Sometime in early 1946, about one year after the Red Army liberated Hungary, local officials in the western Hungarian town of Abda unearthed a mass grave filled with the decomposing corpses of 22 Jewish slave laborers. Among the bodies lay the 35-year-old Hungarian-Jewish poet Miklós Radnóti, executed in November 1944 by a bullet to the neck from a soldier in the Nazi-allied Hungarian armed forces. In the poet’s breast pocket, the officials found an identity card and a small, bloodstained Serbian exercise book in whose margins Radnóti had scrawled “Forced March,” alongside a dozen or so other poems of equally astonishing lyricism and power.
Radnóti’s life was bracketed with tragedy — his twin brother was stillborn and his mother died moments later. His father and stepmother (who posed as his real mother) managed to keep this truth from Radnóti until his father’s death, when the poet was just 12. Two months later an uncle finally told him about his stepmother’s true identity and his biological mother’s death. Radnóti never recovered.
Guilt over surviving his birth appears constantly in Radnóti’s work, perhaps nowhere more bitterly than in “Twenty-Eight Years,” an autobiographical birthday poem: “Monster I was in my nativity/ twin-bearing mother — and your murderer!” Raised by distant aunts and uncles in an increasingly fraught and antisemitic Budapest, the lonely adolescent found twin refuges in poetry and Fanni Gyarmati, his future wife. He fell in love with Fanni when he was 17, and she served as his muse throughout his life, most hauntingly in the buried notebook: “You whose calm is as the weight and sureness of a psalm,” he wrote of her.
As an adult, Radnóti supported himself largely through skillful, pioneering translations of old masters like Virgil and modern poets like Guillaume Apollinaire (he was the first to translate the French surrealist into Hungarian). Radnóti’s wide-ranging translations helped shape his affinity for both classical forms and modernism while also sustaining him emotionally. “In weighted down years of my life they have consoled me, tormented and protected me even against myself — these Greek, Latin, French, English and German poems,” he wrote to a friend in the late 1930s. Translating further connected him to the international literary community of writers like Paul Eluard, Federico García Lorca and Bertolt Brecht, with whom he shared both political concerns and a belief in experimentation.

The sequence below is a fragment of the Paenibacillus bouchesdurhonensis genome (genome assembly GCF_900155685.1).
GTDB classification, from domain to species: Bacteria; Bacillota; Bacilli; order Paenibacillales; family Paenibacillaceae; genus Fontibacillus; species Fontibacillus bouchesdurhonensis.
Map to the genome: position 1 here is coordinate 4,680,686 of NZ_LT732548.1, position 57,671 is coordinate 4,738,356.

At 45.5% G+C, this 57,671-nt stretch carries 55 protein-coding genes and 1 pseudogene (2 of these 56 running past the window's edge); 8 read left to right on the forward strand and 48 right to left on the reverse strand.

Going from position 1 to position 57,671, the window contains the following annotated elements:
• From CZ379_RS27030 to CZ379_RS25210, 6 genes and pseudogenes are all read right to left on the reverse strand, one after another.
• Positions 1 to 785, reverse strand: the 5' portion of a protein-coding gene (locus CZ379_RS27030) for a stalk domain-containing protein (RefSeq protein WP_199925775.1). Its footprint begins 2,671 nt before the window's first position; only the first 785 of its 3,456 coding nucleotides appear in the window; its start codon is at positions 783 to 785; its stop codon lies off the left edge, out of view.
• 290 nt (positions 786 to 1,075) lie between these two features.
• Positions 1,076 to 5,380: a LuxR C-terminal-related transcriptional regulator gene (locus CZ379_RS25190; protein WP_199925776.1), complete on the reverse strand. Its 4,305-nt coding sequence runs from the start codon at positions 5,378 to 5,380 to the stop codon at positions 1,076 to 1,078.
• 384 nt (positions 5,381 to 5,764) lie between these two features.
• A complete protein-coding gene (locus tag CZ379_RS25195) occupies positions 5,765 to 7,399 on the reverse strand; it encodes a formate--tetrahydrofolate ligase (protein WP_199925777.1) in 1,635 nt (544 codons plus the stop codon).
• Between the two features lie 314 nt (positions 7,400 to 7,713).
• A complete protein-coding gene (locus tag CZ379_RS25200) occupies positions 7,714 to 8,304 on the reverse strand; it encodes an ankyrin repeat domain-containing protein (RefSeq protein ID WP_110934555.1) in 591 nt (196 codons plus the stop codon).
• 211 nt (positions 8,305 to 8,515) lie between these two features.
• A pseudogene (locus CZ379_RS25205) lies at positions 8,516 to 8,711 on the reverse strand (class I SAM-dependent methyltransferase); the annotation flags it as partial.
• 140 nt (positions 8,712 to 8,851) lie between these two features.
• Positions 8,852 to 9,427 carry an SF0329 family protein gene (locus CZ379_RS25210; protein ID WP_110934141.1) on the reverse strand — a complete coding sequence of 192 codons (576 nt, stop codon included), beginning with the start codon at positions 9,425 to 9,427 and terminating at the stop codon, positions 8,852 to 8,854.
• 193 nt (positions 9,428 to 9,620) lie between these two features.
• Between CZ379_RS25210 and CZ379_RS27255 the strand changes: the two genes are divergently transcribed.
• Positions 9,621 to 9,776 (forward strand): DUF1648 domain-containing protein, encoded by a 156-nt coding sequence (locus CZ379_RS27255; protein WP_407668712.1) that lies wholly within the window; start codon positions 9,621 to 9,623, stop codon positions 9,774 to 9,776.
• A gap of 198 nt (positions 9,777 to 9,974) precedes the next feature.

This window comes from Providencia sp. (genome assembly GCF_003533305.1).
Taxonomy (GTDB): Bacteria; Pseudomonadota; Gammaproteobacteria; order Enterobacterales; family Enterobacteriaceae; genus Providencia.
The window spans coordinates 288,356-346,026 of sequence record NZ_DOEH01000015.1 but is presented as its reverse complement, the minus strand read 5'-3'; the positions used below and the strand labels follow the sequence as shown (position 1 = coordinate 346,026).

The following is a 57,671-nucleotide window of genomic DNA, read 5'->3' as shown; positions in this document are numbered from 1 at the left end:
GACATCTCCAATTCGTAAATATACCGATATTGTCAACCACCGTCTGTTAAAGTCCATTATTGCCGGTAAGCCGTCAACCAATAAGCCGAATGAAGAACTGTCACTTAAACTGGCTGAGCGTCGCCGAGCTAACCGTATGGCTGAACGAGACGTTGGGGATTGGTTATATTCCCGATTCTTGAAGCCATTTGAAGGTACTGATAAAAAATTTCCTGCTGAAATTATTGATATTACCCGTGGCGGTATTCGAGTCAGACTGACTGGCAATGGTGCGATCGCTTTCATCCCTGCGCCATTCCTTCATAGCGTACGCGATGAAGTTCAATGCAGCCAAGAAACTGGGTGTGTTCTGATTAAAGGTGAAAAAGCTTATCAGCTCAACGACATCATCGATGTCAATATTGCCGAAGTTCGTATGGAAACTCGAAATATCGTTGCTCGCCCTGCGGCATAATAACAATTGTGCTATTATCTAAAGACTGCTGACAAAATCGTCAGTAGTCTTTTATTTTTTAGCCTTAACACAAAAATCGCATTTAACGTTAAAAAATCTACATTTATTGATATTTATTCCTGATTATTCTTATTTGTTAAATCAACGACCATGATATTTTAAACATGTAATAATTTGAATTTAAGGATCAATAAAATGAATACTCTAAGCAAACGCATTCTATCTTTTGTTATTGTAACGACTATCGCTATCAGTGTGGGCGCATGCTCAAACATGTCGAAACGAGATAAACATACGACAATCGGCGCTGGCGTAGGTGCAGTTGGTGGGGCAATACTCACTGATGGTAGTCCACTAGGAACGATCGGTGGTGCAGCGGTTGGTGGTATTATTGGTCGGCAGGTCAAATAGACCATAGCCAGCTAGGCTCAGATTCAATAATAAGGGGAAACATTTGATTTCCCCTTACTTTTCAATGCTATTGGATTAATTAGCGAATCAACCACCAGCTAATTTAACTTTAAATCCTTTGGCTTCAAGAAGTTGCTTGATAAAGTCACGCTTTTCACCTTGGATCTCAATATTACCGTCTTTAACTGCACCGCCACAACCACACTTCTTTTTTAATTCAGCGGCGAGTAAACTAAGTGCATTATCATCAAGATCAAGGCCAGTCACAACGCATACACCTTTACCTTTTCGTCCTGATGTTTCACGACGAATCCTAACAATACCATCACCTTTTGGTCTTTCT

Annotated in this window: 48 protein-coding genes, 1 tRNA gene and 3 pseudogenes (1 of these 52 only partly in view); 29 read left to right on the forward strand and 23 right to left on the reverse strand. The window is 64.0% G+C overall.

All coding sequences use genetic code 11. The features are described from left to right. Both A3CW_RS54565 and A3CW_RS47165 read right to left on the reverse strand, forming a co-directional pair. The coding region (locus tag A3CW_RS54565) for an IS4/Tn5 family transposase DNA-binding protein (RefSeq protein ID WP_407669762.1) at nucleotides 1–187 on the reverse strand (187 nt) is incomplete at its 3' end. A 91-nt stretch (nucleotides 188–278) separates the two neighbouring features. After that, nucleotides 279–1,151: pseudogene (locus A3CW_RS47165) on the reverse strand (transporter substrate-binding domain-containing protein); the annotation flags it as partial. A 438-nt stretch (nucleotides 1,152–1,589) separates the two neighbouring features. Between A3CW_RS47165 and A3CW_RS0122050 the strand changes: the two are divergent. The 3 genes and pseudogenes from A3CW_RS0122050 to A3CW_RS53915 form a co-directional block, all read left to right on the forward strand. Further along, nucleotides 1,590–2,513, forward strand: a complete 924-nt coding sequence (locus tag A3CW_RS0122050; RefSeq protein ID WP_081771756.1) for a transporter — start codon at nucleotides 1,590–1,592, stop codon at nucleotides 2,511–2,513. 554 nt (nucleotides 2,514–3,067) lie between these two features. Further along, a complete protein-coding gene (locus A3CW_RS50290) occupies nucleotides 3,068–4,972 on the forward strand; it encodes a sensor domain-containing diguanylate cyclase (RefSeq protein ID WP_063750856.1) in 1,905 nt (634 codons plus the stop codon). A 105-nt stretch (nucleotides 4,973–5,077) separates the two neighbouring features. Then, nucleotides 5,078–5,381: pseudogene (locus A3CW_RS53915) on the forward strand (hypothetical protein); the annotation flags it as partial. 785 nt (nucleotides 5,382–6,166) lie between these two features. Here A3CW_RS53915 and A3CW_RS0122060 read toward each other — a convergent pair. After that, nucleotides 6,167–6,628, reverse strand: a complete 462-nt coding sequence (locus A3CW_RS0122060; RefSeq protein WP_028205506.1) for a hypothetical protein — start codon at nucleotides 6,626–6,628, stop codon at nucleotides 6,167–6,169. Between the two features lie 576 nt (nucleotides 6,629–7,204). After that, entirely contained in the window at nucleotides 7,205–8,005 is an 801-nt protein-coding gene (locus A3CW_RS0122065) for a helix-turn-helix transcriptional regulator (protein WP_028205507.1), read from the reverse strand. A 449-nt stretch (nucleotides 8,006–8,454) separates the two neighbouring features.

Between 1940 and 1944, Radnóti served three different times as a slave laborer. The last call-up took him to Bor, Yugoslavia, where he worked hauling rocks from June to September 1944, until the Germans were forced to retreat and Radnóti began his fateful march. After nearly two months of trudging and starving through the Balkans and western Hungary, he could walk no further and the Hungarian forces separated Radnóti and 21 other men who were unable to continue. The Hungarian soldiers tried taking them to a hospital and then to a school that housed refugees, but neither place would take Jews. The men then were ordered to dig a ditch beside a dam in Abda and were shot.
Soon after the discovery of the notebook, Radnóti’s verse became much more widely known and he is now a central figure in the 20th-century Hungarian poetry canon. In her remarkable biography of the poet, Zsuzsanna Ozsváth, his English translator, recalls herself as a 14-year-old girl fleeing Hungary shortly after the failed 1956 uprising. She had to leave the country without her parents or any family, but she carried her cherished collection of Radnóti’s poems in her pocket as a token of remembrance. Like his hero Lorca, who occupies a similar place in the hearts of his countrymen, Radnóti’s work was greatly amplified by his shocking murder. In one of the last lines in the bloodstained notebook, he unknowingly prophesied his poetry rising from the dead: “If all I have is magic, I’ll come back,” he wrote.
Dan Kaufman is a musician and writer living in Brooklyn. He leads the experimental cabaret group Barbez, and is currently working on a musical portrait of Paul Celan for John Zorn’s Tzadik label.